27/11/2022

Pet Care

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59 National Parks Where Your Dog Can Be A BARK Ranger | GoPetFriendly


National parks have always been popular vacation destinations. And now some parks are making it easy for pets to join in the fun! Read on to learn where your dog can get his BARK Ranger tags.

Pet Friendly National Parks and the B.A.R.K Ranger Program | GoPetFriendly.com

 

Without compromising their rules or affecting the wildlife, some national parks are inviting dogs to become BARK Rangers. Originally meant to educate visitors with pets about the park’s pet policies, the program has become so popular that it’s spreading quickly.

Below you’ll find a list of national parks where your pup can join the leagues of BARK Rangers.

BARK Ranger Program

The national parks introduced the BARK Ranger program as a way to encourage responsible national park travel with dogs. It’s a fun way to make pet owners aware of the park’s rules regarding pets.

BARK stands for:

Bag your poop

Always wear a leash (6-foot max)

Respect wildlife (give them their space)

Know where you can go (learn which trails/areas are pet friendly)

As you can see, though pets are invited to join the program, it’s the humans who are responsible for abiding by the BARK Ranger principles. Isn’t that how is always goes with pets?!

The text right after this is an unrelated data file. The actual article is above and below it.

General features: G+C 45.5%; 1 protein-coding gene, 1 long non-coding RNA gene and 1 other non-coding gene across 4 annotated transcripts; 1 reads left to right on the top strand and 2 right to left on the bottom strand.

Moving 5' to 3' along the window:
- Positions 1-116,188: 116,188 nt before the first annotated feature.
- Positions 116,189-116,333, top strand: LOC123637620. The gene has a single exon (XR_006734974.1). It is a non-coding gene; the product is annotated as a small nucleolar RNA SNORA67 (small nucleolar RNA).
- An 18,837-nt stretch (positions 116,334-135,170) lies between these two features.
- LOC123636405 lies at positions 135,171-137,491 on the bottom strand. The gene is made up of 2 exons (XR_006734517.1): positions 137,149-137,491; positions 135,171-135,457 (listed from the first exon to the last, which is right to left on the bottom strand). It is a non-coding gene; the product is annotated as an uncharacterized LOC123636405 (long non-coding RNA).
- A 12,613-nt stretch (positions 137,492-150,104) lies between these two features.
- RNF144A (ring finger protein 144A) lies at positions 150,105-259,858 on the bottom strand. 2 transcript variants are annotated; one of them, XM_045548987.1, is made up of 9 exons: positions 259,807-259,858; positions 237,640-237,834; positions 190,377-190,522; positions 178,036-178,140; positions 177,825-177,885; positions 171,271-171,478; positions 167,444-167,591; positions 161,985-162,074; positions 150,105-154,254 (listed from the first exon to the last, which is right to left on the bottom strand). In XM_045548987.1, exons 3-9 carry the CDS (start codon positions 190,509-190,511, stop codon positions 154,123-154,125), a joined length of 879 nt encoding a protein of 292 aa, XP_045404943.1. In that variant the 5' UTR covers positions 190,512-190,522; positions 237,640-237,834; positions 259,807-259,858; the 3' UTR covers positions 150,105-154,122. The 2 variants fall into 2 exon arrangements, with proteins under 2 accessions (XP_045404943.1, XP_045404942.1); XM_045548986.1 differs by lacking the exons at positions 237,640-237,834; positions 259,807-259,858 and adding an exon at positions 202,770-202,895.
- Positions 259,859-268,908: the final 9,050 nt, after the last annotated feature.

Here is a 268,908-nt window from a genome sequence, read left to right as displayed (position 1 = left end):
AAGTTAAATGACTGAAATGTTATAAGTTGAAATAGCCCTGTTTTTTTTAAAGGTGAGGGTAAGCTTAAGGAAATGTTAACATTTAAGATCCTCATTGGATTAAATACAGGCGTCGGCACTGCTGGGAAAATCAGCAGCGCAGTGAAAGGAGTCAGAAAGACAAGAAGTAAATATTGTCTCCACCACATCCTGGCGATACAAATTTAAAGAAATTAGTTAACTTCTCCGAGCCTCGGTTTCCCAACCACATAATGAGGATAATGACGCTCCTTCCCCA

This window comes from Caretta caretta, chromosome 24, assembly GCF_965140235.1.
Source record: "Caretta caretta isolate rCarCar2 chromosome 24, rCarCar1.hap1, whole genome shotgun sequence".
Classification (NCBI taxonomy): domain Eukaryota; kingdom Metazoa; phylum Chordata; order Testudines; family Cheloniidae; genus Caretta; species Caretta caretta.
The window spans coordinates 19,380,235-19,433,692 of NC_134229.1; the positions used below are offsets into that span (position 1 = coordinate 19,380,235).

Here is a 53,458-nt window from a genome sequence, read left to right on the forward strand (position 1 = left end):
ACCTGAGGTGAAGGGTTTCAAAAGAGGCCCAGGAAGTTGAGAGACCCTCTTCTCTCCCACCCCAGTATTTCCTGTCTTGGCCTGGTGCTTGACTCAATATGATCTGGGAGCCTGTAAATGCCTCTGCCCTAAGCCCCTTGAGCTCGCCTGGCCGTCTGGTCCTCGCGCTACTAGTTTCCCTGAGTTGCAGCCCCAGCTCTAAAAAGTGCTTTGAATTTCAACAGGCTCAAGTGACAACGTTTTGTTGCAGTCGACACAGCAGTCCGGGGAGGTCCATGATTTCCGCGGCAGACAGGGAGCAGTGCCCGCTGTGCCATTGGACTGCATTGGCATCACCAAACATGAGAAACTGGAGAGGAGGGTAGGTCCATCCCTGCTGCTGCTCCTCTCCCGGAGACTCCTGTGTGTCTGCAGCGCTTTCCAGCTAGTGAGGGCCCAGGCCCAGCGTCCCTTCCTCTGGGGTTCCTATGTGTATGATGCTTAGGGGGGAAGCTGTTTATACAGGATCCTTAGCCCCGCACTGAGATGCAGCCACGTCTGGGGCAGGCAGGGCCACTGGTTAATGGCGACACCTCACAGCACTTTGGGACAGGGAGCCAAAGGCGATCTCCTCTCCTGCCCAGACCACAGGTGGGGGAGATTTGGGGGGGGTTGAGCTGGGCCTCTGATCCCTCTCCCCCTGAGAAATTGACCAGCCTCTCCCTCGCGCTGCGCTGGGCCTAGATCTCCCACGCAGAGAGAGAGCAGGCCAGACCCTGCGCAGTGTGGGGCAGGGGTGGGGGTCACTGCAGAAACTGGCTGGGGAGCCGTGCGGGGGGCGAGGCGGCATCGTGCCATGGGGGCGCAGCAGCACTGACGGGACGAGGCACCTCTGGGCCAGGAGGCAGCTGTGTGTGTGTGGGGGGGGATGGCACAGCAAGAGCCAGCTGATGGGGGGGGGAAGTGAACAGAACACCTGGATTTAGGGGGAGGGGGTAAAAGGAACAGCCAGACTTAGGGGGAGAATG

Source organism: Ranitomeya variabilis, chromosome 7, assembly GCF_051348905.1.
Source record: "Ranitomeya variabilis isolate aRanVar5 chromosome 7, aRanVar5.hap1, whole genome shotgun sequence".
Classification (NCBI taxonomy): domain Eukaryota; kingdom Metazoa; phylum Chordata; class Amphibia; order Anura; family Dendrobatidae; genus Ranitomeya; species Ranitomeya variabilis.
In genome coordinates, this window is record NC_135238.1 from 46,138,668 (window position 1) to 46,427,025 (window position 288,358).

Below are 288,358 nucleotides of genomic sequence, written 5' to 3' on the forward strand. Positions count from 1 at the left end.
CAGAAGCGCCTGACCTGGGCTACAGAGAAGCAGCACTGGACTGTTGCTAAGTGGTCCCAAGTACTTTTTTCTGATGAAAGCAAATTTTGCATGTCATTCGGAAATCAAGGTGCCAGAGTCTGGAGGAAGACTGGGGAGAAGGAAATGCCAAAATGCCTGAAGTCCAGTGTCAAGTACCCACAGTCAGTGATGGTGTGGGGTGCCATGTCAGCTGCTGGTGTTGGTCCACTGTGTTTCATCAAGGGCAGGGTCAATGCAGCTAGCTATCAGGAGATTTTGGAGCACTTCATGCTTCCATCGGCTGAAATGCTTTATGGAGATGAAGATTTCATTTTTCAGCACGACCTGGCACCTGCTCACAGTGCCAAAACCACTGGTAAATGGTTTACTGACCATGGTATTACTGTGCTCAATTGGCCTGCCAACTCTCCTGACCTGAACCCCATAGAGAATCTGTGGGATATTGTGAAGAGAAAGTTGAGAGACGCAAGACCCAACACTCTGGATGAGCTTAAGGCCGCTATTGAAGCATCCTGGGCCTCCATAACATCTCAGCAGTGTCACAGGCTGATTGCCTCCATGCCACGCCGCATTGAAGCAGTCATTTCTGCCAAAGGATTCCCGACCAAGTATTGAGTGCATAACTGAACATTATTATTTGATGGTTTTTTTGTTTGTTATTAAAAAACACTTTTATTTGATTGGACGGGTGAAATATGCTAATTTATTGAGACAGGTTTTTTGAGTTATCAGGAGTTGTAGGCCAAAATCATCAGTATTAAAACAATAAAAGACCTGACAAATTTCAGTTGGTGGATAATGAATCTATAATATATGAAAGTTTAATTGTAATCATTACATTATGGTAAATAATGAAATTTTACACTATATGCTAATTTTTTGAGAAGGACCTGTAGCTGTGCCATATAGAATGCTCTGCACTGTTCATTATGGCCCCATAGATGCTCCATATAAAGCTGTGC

Pet Friendly National Parks and the B.A.R.K Ranger Program | GoPetFriendly.com

READ MORE ⇒  The Ultimate Pet Friendly American Road Trip

A colorful map of the U.S. with pins locating pet friendly attractions

 

Collecting BARK Ranger Tags

Dogs participating in the BARK Ranger program are sworn in and their owners can purchase a special tag for their pup’s collar. Some parks have customized tags for their location, and others have generic BARK Ranger tags. But no matter which the park provides, it’s fun for your dog to collect them all!

Bark Ranger tag display in the counter at Petrified Forest National Park
Pet Friendly National Parks and the B.A.R.K Ranger Program | GoPetFriendly.com

 

Where Can Your Dog Become A BARK Ranger

One thing we want to make clear is that national parks participating in the BARK Ranger program are not necessarily the most pet friendly. For example, Olympic National Park and Devil’s Tower National Monument are both very restrictive when it comes to pets on the trails, though they invite dogs to be BARK Rangers.

However, there are others, like Petrified Forest and Acadia National Park, that are extremely pet friendly! In our post on the Best Pet Friendly National Parks, we share which of America’s national parks we consider the most pet friendly.

READ MORE ⇒ America’s Most Pet Friendly National Parks

Bark Ranger Myles with human ranger Carol at Petrified Forest National Park

 

Here’s a map and a list of the national parks where your pet can become a BARK Ranger. Check back often, because we add locations as more parks going the program!

Map showing National Parks that have BARK Ranger programs

Eastern United States

Acadia National Park – Maine

Big Cypress National Park – Florida

Biscayne National Park – Florida

Carl Sandburg Home National Historic Site – North Carolina

Castillo de San Marcos National Monument – Florida

Chesapeake & Ohio Canal National Park – Washington DC & Maryland

De Soto National Memorial – Florida

Delaware Water Gap National Recreation Area – Pennsylvania & New Jersey

Fort Matanzas National Monument – Florida

Friendship Hill National Historic Site – Pennsylvania